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Goodbye Anxiety & Depression

Remove Anxiety & Depression

Nicotine Treatment in Adult ADHD With Depression and Anxiety

Nicotine will not only help to reduce anxiety and depression but works as a cognitive enhancement. Nicotine has a bad wrap because of cigarettes and cancer, but cancer is related to the chemicals in tobacco and not the nicotine.

There’s a cheap, common, and mostly safe drug (nicotine), in daily use for centuries by hundreds of millions of people, that only lately has been investigated for its therapeutic potential for a long list of common ills. The list includes Alzheimer disease, Parkinson disease, depression and anxiety, schizophrenia, attention deficit hyperactivity disorder (ADHD), and even pain and obesity. Why has interest in this potential cure-all been slow to develop? One reason: in its current forms the drug offers pharmaceutical companies no possibility of substantial profit. Another, perhaps more important: the drug is reviled as the world’s most addictive. The drug, of course, is nicotine.

Nicotine is an alkaloid in the tobacco plant Nicotiana tabacum, which was smoked or chewed in the Americas for thousands of years before European invaders also succumbed to its pleasures and shipped it back to the Old World. Nicotine has always been regarded as medicinal and enjoyable at its usual low doses. Native Americans chewed tobacco to treat intestinal symptoms, and in 1560, Jean Nicot de Villemain sent tobacco seeds to the French court, claiming tobacco had medicinal properties and describing it as a panacea for many ailments. Higher doses are toxic, even lethal—which is why nicotine is used around the world as an insecticide. Yet few of the horrendous health effects of smoking are traceable to nicotine itself—cigarettes contain nearly 4,000 other compounds that play a role. Until recently, nicotine research has been driven primarily by nicotine’s unparalleled power to keep people smoking, rather than its potential therapeutic uses. – Source – Nicotine as a Therapy – U.S. Library of Medicine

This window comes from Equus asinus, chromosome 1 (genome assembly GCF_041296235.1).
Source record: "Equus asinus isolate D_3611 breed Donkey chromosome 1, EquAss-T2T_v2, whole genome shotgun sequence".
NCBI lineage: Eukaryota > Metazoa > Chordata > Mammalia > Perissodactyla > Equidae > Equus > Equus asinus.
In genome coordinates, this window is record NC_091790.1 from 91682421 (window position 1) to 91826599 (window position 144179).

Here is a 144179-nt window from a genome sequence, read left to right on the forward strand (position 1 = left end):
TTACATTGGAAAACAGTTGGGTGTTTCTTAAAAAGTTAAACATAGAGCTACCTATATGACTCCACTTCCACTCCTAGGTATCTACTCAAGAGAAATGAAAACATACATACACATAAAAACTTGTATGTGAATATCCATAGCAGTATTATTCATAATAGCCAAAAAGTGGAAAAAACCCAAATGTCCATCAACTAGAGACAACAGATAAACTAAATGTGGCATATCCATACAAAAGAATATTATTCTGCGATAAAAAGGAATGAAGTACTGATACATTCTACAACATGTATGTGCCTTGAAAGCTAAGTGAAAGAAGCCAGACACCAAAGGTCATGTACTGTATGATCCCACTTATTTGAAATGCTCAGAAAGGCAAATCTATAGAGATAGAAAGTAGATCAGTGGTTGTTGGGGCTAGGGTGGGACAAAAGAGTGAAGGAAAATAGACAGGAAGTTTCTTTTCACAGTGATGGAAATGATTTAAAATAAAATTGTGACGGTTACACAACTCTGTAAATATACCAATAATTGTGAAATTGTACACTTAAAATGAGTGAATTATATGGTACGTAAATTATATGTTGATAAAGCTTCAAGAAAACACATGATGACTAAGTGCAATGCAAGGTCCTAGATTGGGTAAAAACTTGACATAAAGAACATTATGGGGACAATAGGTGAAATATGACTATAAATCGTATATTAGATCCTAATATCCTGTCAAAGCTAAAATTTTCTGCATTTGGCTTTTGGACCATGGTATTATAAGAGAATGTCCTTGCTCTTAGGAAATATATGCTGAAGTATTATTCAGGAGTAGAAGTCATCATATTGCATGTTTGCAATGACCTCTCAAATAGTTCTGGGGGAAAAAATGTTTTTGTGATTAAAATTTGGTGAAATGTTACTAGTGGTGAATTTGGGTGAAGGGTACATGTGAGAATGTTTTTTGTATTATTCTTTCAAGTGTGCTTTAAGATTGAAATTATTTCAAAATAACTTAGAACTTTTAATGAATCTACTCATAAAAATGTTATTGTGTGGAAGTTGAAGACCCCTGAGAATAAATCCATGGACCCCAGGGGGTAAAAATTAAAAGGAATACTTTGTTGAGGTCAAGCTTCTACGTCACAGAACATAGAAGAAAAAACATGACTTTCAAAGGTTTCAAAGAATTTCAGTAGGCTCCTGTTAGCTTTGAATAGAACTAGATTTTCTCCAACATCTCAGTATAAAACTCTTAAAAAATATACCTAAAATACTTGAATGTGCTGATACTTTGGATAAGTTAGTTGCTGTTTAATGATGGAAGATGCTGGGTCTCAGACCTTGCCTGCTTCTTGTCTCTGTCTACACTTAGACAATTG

Hidden Benefits Of Nicotine.

ADHD: There is evidence dating back to the 1990s suggesting that nicotine may be useful for treating various symptoms of ADHD (attention-deficit hyperactivity disorder). A placebo-controlled, double blind experiment was conducted in 1996 with 17 adults (6 smokers and 1l nonsmokers) all of whom either had referrals for ADHD or were diagnosed by standard DSM-IV criteria. The 11 smokers ceased from smoking for one night and were given 21 mg per day of a transdermal nicotine patch for 4.5 hours in the morning.

  • Source: http://www.ncbi.nlm.nih.gov/pubmed/8741955
  • Source: http://www.ncbi.nlm.nih.gov/pubmed/11519638
  • Source: http://www.ncbi.nlm.nih.gov/pmc/articles/PMC2446482/

Antidepressant: Nicotine has been well-documented as eliciting antidepressant effects in both humans and animals. Nicotine’s mechanism of action on nicotinic acetylcholine receptors is believed to affect neural pathways involved in a person’s mood, resulting in changes after ingestion. In part, nicotine’s effect on the nAChR receptors may help reduce stress, while simultaneously improving mood.